So, you might ask, with Urban Driftwood complete and no more redrafting to do on my novel at this stage, and with spring in the air and stuff to be planted in the garden, and lawns to mow and hedges to trim and all that, what have I done this weekend to make sure that I'm being as productive as I try to encourage other people to be? Well, to be honest, I played X-Box. Only for a couple of hours this afternoon, while the weeds are rushing up to swallow the onions. Oh well, sometimes it's what you have to do.

It might have had something to do with Gray's 33rd birthday party that I managed to make it to last night. I'm not used to going out on a Saturday night and not getting home until - *gasp* - after midnight. Add to that not just Singstar but a dozen Singstar discs of songs and I had a ball. Not sure that anyone having to listen to me murder Johnny Cash and Freddie Mercury would have had as good a night, but I had fun. Nothing quite like pseudo-karaoke on one cocktail and a couple of beers to liven up a party.

Meanwhile, I'm waiting for the rest of the second episode of The Pretender to stream down so I can watch it. Absolutely brilliant political satire and free to watch thanks to TVNZ coming to the party and NOT CHARGING for their on-demand service. That's progressive (No, nothing to do with Jim Anderton).

Right, well I've watched that now and it was fantastic. And somehow the weekend has disappeared.

Friday, October 3, 2008


Well, I can't complain about the polls any more. For the first time ever, I got called and asked to participate in a political survey. Excellent. Now I feel like I've had my say, even before election day. Perception is everything. I have aided the perception somewhat of what I believe in. Good stuff.

Now, onto less political and more tasty things: BaconChicken. We had a discussion about whether or not if you took away the bacon, these would be Vegetarian Chicken. Yes, there is oftentimes silliness in the Freshly Ground Kitchen. But seriously, we have soy-based tofu dogs (not us personally, but they're out there), so how come we can't get tofu drumsticks? Dessert Chef says I can't use tofu until I can prove that she won't be able to taste it. And if you look closely, you'll see that by weight it's not actually cheaper than meat (last time I checked anyway - things may have changed by now). So no tofu for us. No, we'll have our BaconChicken meaty, please! (Apologies to any vego readers out there...)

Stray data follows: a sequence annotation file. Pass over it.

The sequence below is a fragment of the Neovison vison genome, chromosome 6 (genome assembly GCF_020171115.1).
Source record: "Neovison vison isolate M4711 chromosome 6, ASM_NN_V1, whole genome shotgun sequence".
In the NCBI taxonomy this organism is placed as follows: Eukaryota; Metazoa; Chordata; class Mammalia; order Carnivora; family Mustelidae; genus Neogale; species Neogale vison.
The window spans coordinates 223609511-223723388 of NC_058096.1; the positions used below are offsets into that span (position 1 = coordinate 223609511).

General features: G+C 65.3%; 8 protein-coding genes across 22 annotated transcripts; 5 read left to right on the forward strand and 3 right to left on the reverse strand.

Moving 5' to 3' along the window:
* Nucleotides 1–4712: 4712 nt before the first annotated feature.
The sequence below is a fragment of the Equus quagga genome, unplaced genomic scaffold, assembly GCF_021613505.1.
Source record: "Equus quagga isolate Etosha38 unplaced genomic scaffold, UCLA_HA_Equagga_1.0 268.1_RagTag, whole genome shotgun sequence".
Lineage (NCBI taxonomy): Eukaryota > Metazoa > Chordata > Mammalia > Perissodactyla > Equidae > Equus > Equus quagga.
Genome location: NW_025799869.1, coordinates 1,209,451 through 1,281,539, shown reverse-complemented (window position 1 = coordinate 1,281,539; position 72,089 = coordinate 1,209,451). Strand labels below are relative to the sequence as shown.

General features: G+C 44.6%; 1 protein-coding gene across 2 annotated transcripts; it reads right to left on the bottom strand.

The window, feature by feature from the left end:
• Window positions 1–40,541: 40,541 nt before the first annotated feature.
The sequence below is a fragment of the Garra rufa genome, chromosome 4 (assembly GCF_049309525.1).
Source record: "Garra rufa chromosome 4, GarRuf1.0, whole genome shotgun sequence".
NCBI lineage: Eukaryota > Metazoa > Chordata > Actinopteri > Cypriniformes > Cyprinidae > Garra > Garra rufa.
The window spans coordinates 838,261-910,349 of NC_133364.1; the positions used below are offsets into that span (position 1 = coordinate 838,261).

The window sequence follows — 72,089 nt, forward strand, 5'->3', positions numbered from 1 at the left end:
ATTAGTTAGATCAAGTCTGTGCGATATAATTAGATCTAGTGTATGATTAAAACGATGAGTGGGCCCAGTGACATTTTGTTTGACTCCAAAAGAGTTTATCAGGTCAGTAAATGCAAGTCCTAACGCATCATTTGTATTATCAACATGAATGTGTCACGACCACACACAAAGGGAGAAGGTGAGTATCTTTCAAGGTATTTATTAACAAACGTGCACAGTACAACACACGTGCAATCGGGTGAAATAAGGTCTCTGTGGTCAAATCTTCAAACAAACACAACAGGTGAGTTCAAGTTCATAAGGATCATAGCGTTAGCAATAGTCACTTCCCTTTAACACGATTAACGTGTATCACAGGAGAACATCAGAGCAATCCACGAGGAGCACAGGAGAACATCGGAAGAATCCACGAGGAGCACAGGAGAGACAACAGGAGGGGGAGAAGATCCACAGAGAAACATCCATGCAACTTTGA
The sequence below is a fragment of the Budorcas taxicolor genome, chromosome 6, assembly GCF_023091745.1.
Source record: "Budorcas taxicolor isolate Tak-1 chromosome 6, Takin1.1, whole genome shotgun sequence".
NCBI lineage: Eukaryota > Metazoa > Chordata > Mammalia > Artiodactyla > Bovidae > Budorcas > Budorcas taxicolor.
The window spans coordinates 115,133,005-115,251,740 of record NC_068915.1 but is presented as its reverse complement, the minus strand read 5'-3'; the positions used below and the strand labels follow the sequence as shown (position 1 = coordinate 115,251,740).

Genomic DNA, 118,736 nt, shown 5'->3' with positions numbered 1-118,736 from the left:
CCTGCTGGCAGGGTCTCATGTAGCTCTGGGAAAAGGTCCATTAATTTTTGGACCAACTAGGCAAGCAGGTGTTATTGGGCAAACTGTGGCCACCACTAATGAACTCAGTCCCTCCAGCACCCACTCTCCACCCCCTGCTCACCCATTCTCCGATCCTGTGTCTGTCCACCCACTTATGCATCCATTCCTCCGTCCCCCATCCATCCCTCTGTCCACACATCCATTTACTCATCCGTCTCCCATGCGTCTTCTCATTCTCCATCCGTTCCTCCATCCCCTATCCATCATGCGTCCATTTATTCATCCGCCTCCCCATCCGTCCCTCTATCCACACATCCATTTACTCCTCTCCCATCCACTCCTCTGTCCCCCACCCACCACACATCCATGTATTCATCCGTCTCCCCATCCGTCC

OK, its not exactly the quickest and easiest, but these chicken drumsticks came out beautifully. The secret ingredient is jellied cranberry.

BaconChicken Drumsticks

(Servings: Allow 1 rasher of bacon per 2 Drumsticks, and 2-3 Drumsticks per person.)

Spread the cranberry over the chicken and then wrap a couple of long strips of bacon around each. Season with freshly ground salt and black pepper.
Trim the fat off the bacon and lay it on an oven rack, then place the baconchicken on top of it. I cooked ours on my favourite Pizza setting for about 40 minutes, turning every ten minutes or so.
Serve with steamed greens and roasted veges (cook these in the bottom of the oven, starting about 20 minutes before the chicken).

Wednesday, October 1, 2008

Urban Driftwood

As of today, Urban Driftwood is available through

After nine long years of inception, drafting, redrafting, shelving, redrafting, and finally publishing, I'm very happy to say that our collection of poetry and short stories is available to the world for purchase.

We're using's Publish-On-Demand technology, so copies of the book are printed and shipped as they're ordered. This is good for the trees of the world, and I've been very impressed with the production values of the draft copies that Lulu have sent through to me.

Thanks to Morgue, Jane and Steve for all their patience (it has to be noted here that said patience stretches back to 1999. That's patience!).

And thanks to everyone who buys a copy. You're putting your hands on a piece of Wellington's history.